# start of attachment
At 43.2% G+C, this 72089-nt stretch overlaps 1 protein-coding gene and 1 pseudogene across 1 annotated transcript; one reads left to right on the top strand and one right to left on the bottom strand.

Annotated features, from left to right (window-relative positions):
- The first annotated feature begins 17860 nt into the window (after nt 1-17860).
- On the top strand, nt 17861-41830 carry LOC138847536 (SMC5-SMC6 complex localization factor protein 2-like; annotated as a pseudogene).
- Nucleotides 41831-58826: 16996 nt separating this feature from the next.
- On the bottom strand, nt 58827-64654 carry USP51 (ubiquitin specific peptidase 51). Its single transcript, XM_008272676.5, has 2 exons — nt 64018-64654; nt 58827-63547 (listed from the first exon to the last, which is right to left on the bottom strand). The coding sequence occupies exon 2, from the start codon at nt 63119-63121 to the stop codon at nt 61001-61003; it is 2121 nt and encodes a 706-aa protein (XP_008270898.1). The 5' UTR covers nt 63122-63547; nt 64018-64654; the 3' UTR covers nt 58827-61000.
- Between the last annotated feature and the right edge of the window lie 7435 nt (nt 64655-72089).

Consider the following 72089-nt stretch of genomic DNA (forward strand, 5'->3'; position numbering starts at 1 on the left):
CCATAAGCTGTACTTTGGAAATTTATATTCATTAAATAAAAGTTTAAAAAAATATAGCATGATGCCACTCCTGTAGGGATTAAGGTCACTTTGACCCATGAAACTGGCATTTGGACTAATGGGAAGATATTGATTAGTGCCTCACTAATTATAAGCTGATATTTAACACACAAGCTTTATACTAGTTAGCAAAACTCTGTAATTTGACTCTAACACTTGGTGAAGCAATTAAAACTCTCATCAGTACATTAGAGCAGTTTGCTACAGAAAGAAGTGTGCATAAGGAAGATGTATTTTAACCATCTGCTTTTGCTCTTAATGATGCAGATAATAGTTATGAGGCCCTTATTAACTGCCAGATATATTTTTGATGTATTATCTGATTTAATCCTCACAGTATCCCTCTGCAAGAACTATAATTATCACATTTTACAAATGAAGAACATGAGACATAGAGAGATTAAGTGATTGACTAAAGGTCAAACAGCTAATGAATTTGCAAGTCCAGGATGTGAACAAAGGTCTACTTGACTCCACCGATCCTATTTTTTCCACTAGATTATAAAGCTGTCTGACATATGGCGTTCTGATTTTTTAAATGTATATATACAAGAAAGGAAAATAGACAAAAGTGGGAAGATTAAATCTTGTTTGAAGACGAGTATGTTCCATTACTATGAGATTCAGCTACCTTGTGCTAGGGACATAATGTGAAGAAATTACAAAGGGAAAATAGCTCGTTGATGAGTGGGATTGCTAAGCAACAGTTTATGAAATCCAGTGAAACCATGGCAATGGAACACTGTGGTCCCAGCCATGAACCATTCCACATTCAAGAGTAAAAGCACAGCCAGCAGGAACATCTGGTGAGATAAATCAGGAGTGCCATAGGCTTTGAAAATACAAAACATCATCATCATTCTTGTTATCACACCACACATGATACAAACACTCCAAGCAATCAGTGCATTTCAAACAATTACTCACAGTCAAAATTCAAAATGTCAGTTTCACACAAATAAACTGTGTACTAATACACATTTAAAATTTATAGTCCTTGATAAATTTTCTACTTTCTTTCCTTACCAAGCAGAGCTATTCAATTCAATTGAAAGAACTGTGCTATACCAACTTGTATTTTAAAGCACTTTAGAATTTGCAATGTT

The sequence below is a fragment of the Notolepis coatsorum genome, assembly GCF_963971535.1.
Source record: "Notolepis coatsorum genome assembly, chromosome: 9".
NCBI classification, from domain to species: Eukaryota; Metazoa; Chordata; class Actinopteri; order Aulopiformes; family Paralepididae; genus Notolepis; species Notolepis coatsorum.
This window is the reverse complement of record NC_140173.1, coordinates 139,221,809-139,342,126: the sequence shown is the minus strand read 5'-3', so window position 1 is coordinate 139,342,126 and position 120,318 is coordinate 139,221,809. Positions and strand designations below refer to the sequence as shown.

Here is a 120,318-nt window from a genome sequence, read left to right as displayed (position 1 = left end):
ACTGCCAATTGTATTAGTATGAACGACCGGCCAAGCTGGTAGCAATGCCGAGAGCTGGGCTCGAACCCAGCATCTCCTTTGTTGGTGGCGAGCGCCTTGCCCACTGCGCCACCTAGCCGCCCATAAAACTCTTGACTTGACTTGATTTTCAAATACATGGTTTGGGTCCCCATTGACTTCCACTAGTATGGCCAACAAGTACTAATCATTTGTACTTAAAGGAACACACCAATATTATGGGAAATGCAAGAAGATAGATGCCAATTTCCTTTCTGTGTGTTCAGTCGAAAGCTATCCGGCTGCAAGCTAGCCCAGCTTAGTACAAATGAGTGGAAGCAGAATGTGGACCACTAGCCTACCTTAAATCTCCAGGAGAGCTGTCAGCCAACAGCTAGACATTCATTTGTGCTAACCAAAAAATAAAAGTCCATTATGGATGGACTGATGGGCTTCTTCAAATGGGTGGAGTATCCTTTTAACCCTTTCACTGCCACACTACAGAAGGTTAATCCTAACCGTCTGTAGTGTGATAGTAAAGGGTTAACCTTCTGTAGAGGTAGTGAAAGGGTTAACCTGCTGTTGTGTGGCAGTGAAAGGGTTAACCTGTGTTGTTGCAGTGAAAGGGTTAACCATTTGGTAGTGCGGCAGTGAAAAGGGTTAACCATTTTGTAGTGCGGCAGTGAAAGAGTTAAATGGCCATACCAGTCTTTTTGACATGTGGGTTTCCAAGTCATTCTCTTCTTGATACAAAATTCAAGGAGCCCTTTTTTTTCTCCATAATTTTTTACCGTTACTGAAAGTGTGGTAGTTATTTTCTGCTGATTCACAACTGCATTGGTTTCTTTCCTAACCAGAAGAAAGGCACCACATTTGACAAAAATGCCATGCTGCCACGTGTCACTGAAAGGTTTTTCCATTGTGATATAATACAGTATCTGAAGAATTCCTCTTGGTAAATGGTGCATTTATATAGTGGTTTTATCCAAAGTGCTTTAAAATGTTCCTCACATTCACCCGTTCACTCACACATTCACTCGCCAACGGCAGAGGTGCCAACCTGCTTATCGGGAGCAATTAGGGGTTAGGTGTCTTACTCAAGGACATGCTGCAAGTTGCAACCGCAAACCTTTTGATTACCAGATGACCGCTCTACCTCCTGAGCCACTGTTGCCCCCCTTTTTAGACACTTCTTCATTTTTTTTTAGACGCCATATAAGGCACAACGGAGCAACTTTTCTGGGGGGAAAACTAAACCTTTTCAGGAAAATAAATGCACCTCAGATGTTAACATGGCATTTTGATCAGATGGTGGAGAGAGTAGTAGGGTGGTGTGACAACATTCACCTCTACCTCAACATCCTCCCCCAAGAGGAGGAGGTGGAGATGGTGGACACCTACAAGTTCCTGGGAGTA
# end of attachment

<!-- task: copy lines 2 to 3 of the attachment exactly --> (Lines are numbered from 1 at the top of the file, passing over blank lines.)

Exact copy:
Annotated features, from left to right (window-relative positions):
- The first annotated feature begins 17860 nt into the window (after nt 1-17860).